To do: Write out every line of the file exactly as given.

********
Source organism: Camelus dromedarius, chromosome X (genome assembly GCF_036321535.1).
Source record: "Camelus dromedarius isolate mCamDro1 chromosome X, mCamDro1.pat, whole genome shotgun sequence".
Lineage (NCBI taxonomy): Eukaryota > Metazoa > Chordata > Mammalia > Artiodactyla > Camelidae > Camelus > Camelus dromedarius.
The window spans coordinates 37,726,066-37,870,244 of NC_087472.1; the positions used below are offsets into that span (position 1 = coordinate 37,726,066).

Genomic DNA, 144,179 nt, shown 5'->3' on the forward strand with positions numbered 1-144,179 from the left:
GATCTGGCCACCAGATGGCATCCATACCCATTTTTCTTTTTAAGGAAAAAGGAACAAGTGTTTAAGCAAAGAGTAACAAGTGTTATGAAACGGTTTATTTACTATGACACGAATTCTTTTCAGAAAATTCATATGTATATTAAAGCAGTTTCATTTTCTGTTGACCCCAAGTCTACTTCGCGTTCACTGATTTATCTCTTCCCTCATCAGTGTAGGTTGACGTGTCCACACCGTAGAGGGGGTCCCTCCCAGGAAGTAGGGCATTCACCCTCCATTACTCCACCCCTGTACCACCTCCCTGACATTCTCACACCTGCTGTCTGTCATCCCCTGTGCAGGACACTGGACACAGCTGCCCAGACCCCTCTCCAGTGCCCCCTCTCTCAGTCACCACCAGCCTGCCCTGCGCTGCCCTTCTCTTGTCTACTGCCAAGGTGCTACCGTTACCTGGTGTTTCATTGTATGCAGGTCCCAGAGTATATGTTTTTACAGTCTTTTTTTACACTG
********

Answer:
Source organism: Camelus dromedarius, chromosome X (genome assembly GCF_036321535.1).
Source record: "Camelus dromedarius isolate mCamDro1 chromosome X, mCamDro1.pat, whole genome shotgun sequence".
Lineage (NCBI taxonomy): Eukaryota > Metazoa > Chordata > Mammalia > Artiodactyla > Camelidae > Camelus > Camelus dromedarius.
The window spans coordinates 37,726,066-37,870,244 of NC_087472.1; the positions used below are offsets into that span (position 1 = coordinate 37,726,066).

Genomic DNA, 144,179 nt, shown 5'->3' on the forward strand with positions numbered 1-144,179 from the left:
GATCTGGCCACCAGATGGCATCCATACCCATTTTTCTTTTTAAGGAAAAAGGAACAAGTGTTTAAGCAAAGAGTAACAAGTGTTATGAAACGGTTTATTTACTATGACACGAATTCTTTTCAGAAAATTCATATGTATATTAAAGCAGTTTCATTTTCTGTTGACCCCAAGTCTACTTCGCGTTCACTGATTTATCTCTTCCCTCATCAGTGTAGGTTGACGTGTCCACACCGTAGAGGGGGTCCCTCCCAGGAAGTAGGGCATTCACCCTCCATTACTCCACCCCTGTACCACCTCCCTGACATTCTCACACCTGCTGTCTGTCATCCCCTGTGCAGGACACTGGACACAGCTGCCCAGACCCCTCTCCAGTGCCCCCTCTCTCAGTCACCACCAGCCTGCCCTGCGCTGCCCTTCTCTTGTCTACTGCCAAGGTGCTACCGTTACCTGGTGTTTCATTGTATGCAGGTCCCAGAGTATATGTTTTTACAGTCTTTTTTTACACTG